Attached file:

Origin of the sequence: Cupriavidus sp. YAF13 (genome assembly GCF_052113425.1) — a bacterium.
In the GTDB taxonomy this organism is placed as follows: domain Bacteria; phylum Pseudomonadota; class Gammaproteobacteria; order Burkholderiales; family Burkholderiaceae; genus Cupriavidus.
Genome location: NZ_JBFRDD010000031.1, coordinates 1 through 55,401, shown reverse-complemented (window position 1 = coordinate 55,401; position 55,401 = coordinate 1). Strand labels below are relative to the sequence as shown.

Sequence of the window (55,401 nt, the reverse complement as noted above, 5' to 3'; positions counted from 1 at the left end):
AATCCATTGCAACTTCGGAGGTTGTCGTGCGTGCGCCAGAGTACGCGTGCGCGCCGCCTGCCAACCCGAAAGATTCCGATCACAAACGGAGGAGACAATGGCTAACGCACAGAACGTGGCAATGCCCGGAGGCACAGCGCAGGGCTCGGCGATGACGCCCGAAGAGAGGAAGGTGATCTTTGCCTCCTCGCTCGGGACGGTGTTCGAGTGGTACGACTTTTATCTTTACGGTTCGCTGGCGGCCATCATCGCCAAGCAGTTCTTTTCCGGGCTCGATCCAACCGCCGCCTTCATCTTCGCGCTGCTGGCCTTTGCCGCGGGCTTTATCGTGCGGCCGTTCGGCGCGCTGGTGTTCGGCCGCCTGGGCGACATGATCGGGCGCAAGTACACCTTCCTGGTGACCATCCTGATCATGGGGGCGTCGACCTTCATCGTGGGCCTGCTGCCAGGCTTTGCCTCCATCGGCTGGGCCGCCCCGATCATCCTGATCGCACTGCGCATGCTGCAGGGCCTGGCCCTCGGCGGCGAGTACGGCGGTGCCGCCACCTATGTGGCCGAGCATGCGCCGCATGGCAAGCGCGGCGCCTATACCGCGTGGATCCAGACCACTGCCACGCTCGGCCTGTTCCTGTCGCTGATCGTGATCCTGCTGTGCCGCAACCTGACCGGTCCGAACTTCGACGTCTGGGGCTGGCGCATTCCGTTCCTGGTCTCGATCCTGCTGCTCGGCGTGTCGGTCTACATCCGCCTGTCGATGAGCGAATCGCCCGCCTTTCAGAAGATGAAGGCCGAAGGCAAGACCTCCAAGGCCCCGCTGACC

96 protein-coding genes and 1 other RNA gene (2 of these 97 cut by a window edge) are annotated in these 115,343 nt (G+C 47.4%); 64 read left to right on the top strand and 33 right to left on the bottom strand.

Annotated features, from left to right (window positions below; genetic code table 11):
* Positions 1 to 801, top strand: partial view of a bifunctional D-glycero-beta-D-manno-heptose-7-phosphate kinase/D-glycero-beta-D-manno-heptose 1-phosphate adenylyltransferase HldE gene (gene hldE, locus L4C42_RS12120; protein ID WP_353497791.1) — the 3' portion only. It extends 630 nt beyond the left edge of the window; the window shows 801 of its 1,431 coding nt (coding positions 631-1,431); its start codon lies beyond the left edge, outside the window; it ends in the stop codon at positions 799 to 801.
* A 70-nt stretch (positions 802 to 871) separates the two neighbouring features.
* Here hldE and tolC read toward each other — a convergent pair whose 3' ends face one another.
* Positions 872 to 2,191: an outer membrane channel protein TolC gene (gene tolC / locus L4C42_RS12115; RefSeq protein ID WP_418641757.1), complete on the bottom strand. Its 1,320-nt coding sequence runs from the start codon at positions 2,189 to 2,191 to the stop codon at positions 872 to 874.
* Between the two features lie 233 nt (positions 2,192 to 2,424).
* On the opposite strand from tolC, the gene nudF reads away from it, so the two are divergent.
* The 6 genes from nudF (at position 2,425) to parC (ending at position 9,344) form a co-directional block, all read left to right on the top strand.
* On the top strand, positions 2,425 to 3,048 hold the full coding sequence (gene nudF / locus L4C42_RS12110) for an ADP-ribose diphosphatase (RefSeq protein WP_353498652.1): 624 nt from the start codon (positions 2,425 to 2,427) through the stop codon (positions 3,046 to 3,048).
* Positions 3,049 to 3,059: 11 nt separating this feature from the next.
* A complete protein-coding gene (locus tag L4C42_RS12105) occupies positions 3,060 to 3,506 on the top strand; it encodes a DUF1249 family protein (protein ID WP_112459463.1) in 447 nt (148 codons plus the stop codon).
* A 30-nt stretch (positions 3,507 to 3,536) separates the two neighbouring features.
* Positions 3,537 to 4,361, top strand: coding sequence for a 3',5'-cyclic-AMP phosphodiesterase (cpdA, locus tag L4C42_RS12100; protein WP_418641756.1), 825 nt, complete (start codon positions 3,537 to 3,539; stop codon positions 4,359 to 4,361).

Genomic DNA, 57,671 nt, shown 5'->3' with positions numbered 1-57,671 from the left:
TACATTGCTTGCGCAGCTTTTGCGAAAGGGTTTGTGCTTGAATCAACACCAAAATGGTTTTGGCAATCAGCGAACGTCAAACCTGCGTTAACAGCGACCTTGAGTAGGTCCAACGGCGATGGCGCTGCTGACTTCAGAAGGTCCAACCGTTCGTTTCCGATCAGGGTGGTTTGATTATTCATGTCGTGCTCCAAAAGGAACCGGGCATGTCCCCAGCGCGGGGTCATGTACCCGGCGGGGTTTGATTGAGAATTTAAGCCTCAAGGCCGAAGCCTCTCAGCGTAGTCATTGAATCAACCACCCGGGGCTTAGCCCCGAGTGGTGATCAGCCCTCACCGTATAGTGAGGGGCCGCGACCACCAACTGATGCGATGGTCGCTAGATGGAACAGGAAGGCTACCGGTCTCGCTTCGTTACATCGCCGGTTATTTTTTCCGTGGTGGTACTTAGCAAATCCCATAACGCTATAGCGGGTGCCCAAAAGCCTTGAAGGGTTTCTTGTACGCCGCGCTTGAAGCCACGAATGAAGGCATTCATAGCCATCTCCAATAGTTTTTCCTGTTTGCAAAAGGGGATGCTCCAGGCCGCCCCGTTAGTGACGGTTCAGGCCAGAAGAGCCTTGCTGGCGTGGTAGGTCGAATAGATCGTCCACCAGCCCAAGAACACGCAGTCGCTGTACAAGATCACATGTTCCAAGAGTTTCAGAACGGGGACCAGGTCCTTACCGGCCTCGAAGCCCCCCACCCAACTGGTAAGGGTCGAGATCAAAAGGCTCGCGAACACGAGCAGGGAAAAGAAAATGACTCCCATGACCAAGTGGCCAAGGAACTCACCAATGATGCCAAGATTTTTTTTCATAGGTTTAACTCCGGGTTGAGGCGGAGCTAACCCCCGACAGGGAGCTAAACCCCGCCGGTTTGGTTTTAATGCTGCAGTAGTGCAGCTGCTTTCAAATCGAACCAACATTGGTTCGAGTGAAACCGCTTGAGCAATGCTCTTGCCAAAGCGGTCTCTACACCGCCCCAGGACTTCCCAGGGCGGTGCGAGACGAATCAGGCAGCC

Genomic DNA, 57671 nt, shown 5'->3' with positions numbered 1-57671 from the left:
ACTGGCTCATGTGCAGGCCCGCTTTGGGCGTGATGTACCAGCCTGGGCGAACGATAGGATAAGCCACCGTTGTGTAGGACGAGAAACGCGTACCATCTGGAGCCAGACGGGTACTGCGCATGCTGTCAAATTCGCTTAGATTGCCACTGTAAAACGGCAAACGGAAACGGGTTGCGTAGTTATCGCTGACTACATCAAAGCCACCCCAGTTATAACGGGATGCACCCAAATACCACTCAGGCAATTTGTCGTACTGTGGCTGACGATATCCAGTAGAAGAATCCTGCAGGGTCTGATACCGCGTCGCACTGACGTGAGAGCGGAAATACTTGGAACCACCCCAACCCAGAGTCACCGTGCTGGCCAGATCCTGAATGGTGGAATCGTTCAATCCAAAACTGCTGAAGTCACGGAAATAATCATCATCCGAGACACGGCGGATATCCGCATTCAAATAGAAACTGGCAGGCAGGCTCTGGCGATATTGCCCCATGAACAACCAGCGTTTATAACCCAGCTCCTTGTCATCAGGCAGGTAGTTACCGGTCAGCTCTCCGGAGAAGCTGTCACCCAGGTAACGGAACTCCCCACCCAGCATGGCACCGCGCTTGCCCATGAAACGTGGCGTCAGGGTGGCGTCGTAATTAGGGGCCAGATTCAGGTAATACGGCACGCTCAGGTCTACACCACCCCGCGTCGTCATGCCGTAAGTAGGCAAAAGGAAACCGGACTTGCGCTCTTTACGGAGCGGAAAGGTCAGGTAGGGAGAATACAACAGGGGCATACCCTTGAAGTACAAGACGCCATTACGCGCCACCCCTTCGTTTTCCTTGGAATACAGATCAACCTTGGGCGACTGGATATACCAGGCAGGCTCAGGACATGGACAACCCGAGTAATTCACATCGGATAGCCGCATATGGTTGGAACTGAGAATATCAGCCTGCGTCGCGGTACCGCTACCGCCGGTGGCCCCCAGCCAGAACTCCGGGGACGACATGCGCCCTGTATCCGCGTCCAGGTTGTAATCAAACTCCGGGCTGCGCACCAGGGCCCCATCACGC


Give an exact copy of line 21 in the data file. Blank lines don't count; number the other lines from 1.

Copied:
TACATTGCTTGCGCAGCTTTTGCGAAAGGGTTTGTGCTTGAATCAACACCAAAATGGTTTTGGCAATCAGCGAACGTCAAACCTGCGTTAACAGCGACCTTGAGTAGGTCCAACGGCGATGGCGCTGCTGACTTCAGAAGGTCCAACCGTTCGTTTCCGATCAGGGTGGTTTGATTATTCATGTCGTGCTCCAAAAGGAACCGGGCATGTCCCCAGCGCGGGGTCATGTACCCGGCGGGGTTTGATTGAGAATTTAAGCCTCAAGGCCGAAGCCTCTCAGCGTAGTCATTGAATCAACCACCCGGGGCTTAGCCCCGAGTGGTGATCAGCCCTCACCGTATAGTGAGGGGCCGCGACCACCAACTGATGCGATGGTCGCTAGATGGAACAGGAAGGCTACCGGTCTCGCTTCGTTACATCGCCGGTTATTTTTTCCGTGGTGGTACTTAGCAAATCCCATAACGCTATAGCGGGTGCCCAAAAGCCTTGAAGGGTTTCTTGTACGCCGCGCTTGAAGCCACGAATGAAGGCATTCATAGCCATCTCCAATAGTTTTTCCTGTTTGCAAAAGGGGATGCTCCAGGCCGCCCCGTTAGTGACGGTTCAGGCCAGAAGAGCCTTGCTGGCGTGGTAGGTCGAATAGATCGTCCACCAGCCCAAGAACACGCAGTCGCTGTACAAGATCACATGTTCCAAGAGTTTCAGAACGGGGACCAGGTCCTTACCGGCCTCGAAGCCCCCCACCCAACTGGTAAGGGTCGAGATCAAAAGGCTCGCGAACACGAGCAGGGAAAAGAAAATGACTCCCATGACCAAGTGGCCAAGGAACTCACCAATGATGCCAAGATTTTTTTTCATAGGTTTAACTCCGGGTTGAGGCGGAGCTAACCCCCGACAGGGAGCTAAACCCCGCCGGTTTGGTTTTAATGCTGCAGTAGTGCAGCTGCTTTCAAATCGAACCAACATTGGTTCGAGTGAAACCGCTTGAGCAATGCTCTTGCCAAAGCGGTCTCTACACCGCCCCAGGACTTCCCAGGGCGGTGCGAGACGAATCAGGCAGCC